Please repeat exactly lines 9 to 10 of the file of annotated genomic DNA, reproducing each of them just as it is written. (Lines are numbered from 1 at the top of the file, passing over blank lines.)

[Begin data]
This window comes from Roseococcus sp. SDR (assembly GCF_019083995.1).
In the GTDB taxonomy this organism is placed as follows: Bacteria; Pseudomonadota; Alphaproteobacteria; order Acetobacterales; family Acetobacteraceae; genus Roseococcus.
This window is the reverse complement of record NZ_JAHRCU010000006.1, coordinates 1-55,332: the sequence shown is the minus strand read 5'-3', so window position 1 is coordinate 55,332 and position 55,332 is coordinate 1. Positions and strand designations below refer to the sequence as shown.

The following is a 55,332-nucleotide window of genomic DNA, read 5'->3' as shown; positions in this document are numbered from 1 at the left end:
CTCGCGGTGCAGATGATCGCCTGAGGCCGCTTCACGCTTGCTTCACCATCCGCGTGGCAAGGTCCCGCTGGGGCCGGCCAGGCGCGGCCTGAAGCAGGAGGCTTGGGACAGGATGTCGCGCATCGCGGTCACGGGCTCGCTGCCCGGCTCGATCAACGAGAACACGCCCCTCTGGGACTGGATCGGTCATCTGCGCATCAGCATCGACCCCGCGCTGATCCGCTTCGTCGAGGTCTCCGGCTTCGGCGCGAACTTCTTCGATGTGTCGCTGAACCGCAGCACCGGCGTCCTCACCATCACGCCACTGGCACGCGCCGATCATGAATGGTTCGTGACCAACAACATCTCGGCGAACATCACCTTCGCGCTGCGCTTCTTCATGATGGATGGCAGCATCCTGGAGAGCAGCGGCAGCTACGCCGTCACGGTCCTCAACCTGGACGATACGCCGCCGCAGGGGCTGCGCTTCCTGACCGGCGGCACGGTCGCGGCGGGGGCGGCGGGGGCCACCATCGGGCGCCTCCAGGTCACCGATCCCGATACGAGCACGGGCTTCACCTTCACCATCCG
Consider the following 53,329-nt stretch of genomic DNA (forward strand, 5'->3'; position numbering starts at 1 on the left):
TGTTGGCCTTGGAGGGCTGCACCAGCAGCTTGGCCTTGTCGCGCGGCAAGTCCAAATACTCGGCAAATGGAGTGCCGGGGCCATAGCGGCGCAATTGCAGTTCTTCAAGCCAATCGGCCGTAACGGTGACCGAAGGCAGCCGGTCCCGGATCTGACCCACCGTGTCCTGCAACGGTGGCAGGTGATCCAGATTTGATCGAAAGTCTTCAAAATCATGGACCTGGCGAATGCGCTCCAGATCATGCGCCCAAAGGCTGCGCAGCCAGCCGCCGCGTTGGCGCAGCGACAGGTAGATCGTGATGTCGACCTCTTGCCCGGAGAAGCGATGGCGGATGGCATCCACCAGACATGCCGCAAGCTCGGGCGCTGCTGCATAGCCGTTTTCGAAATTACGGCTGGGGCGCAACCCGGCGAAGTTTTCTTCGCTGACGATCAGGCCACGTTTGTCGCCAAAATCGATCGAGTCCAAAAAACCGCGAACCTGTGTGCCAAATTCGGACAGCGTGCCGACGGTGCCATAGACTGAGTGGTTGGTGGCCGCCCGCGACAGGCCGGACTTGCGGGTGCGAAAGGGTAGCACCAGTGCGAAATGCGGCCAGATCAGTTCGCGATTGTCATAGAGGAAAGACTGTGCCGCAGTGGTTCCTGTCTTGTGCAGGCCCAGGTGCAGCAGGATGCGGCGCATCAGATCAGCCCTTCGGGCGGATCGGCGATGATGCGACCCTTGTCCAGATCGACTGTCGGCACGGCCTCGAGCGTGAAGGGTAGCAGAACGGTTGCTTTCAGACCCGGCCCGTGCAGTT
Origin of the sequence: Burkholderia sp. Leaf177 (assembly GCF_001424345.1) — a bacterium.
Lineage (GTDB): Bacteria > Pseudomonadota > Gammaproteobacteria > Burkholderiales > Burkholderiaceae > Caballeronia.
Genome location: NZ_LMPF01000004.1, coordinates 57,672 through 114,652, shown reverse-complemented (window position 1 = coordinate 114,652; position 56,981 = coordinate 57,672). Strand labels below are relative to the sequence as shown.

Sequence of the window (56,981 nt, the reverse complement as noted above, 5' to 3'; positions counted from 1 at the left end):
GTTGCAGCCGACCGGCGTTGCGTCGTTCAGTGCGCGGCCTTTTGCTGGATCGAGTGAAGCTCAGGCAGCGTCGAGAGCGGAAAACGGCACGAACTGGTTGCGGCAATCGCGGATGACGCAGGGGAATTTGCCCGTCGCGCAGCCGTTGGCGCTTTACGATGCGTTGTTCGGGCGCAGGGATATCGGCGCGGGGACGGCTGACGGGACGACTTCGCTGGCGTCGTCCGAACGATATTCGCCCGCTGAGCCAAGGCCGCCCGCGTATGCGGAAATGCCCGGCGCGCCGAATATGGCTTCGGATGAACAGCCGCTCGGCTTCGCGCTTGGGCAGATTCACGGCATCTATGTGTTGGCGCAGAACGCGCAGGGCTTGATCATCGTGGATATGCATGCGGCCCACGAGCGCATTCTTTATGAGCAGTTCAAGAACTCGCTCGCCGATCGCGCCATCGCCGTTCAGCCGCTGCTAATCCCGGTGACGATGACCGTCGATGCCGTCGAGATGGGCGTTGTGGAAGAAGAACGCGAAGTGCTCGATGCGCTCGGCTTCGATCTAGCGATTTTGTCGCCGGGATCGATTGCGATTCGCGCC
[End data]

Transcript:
Lineage (GTDB): Bacteria > Pseudomonadota > Gammaproteobacteria > Burkholderiales > Burkholderiaceae > Caballeronia.
Genome location: NZ_LMPF01000004.1, coordinates 57,672 through 114,652, shown reverse-complemented (window position 1 = coordinate 114,652; position 56,981 = coordinate 57,672). Strand labels below are relative to the sequence as shown.